- PRO: Better Chronic Disease Management. Affordable, consistent access to a family physician strengthens the patient-physician relationship, boosting the patient’s ability to proactively manage chronic health conditions.
- PRO: Improved Accessibility. Patients enjoy greater access to, and time with, their physician—in person and via email or text—because the emphasis at the practice moves away from volume.
- PRO: Uncomplicates Healthcare. In contrast to complex and often difficult to decipher insurance plans, DPC retainers offer a straightforward approach to healthcare delivery. Retainers cover office visits and associated in-office labs, as well as telehealth, email or text in one fee.
- CON: High-Density, Medically Underserved Populations Lose Access. For medically underserved patients with limited incomes, a monthly retainer may be out of reach. Moreover, in urban, medically underserved areas, the shift to a lower volume approach to healthcare may exacerbate access issues.
Offering an example of the advantages for both patients and physicians, one DPC physician, Dr. Chad Savage, told Watchdog.org that he made the shift to the DPC model because he was frustrated by the bureaucracy of a traditional practice. He now sets his own rates—rather than insurance companies or government regulators—which has reduced patient costs by as much as 50 percent.
Savage explains: “I wanted to work in a system that facilitated being a quality physician, instead of one in which you had to fight against the system to be a quality physician. Direct primary care allows me to do this.”
Direct Primary Care isn’t the only way that healthcare providers can “uberize” to meet healthcare consumer expectations. A few years ago, product innovation consultant Stuart Kurten shared his thoughts on the “Uberization of Healthcare” in HIT Consultant.
“As health companies create products for the modern consumer, they will have to shift their focus toward how these products fit into the larger context of people’s lives,” he said. “Understanding and meeting patients’ needs and desires will become a bigger differentiator, and more crucial to adoption than ever before.”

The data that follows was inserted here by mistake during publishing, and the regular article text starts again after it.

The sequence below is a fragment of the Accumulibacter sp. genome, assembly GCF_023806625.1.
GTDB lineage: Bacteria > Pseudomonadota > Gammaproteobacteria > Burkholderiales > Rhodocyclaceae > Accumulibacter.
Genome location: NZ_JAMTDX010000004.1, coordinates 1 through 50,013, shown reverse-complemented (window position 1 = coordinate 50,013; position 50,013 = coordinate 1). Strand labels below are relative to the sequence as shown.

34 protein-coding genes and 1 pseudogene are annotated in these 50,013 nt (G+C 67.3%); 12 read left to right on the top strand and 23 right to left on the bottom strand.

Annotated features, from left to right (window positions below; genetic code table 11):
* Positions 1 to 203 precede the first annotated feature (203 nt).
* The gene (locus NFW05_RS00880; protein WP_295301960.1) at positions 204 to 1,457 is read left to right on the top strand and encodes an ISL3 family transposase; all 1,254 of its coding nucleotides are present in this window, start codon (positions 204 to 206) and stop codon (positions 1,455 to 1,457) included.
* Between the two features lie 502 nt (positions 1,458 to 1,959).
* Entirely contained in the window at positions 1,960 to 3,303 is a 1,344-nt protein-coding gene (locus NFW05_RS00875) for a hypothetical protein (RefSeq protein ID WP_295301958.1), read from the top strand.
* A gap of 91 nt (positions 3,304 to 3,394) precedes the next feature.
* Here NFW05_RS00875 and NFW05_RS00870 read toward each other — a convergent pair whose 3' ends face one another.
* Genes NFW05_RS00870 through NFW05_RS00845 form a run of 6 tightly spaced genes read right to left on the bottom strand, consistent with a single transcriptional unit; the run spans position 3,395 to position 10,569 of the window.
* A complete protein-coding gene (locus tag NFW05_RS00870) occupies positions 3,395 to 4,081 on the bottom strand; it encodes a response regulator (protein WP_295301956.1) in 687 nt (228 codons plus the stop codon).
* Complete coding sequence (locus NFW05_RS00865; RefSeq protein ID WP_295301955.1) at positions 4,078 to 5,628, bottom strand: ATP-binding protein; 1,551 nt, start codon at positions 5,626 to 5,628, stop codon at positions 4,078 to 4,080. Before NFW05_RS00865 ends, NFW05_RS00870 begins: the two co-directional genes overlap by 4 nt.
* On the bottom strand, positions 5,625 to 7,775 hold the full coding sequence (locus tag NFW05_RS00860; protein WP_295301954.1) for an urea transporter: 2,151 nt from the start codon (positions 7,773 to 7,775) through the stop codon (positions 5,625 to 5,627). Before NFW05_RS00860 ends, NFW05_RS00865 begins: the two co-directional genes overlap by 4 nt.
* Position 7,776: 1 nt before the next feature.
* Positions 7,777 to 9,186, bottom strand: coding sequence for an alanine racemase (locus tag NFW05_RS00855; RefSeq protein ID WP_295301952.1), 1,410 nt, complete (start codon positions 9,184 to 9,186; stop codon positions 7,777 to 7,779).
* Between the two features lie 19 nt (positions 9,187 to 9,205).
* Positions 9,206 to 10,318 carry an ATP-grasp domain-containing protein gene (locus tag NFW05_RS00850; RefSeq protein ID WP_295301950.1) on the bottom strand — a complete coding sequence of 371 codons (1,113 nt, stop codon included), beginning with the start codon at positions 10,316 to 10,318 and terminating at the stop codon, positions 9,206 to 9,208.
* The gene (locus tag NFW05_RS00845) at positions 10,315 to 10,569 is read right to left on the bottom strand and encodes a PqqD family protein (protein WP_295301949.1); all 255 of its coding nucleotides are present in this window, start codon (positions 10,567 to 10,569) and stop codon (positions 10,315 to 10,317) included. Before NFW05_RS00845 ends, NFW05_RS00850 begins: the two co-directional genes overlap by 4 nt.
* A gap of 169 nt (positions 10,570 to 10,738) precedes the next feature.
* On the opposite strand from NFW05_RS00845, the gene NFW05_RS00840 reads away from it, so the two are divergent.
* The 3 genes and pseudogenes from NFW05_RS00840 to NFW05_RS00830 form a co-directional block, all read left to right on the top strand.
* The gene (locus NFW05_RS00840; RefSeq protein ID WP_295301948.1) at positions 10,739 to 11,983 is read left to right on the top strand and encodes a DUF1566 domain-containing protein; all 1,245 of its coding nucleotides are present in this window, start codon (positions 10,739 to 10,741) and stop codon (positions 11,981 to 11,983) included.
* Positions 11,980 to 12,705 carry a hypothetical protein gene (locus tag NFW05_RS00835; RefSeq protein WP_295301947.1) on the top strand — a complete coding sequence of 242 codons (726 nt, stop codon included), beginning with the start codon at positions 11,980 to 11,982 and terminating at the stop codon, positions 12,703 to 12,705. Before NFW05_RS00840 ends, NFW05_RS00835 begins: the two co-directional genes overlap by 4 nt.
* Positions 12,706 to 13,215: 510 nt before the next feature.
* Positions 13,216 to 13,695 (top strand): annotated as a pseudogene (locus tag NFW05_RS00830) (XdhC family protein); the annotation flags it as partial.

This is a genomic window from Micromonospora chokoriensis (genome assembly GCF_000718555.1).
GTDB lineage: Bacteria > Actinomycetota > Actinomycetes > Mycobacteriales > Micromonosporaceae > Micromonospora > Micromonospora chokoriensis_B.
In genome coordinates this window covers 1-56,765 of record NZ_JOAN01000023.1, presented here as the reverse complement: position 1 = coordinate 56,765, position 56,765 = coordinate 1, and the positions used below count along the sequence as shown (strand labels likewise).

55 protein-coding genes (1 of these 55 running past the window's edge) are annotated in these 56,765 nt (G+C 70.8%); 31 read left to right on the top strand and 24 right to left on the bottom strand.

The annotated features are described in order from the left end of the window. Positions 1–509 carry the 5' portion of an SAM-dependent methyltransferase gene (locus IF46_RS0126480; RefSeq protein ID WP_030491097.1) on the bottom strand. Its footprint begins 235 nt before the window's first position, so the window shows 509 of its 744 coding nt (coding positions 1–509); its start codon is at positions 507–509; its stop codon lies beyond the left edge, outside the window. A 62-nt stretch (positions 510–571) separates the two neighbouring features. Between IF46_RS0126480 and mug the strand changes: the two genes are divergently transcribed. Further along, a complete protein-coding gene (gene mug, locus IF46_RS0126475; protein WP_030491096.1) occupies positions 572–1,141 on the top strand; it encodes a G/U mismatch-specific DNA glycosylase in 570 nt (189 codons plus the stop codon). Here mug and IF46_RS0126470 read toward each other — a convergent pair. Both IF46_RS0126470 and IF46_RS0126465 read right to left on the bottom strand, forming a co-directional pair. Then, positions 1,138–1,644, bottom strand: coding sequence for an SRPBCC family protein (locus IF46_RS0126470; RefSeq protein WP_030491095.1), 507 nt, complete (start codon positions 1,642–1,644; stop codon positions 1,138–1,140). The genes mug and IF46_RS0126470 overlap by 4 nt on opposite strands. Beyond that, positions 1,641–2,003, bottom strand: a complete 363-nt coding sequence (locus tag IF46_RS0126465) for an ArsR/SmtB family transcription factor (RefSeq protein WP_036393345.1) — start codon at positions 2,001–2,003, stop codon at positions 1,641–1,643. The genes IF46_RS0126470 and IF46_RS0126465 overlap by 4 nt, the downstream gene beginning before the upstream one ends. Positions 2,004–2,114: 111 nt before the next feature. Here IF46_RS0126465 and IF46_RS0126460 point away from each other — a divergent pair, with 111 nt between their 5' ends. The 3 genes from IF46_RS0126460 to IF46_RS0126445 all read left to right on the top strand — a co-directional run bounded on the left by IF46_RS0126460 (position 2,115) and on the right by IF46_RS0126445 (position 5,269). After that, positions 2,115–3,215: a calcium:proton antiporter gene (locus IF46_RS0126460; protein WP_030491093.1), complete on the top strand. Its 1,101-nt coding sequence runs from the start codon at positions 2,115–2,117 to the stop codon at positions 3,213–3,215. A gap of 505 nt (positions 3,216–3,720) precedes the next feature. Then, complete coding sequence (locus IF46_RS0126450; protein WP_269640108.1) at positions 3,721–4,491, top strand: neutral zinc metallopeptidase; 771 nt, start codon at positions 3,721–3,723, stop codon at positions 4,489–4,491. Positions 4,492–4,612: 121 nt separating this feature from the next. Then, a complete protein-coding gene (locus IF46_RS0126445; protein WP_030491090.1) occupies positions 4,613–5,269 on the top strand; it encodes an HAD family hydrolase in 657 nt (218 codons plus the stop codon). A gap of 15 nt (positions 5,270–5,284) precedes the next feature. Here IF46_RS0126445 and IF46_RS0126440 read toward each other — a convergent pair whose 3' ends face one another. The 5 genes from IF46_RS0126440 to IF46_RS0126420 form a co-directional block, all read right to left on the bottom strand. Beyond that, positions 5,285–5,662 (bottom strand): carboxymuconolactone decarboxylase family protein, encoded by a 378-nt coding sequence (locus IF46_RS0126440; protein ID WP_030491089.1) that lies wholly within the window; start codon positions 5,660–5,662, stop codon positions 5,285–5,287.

Gaining that type of insight into healthcare consumers requires that you see them as more than a demographic—be it age, race, ethnicity or a medically underserved population. Psychographic segmentation allows you to understand patients on a deeper level, based on their attitudes and beliefs about health and wellness, what motivates engagement in their own health and more. Customizing communications — face-to-face, printed/digital education, marketing — by the unique preferences of each psychographic segment will enhance engagement efforts and increase the likelihood of success.
As Karten noted in his article, “Like modern healthcare systems, the taxicab model was inefficient, not mobile, and often unpleasant for the consumer.” Karten went on to say that traditional taxi service “was a model built around the needs of taxi drivers and their companies, rather than their consumer.”
With healthcare consumerism on the rise and a shortage of healthcare professionals looming, direct primary care could be just what the doctor ordered—especially for medically underserved populations—to develop stronger, more engaging relationships with patients.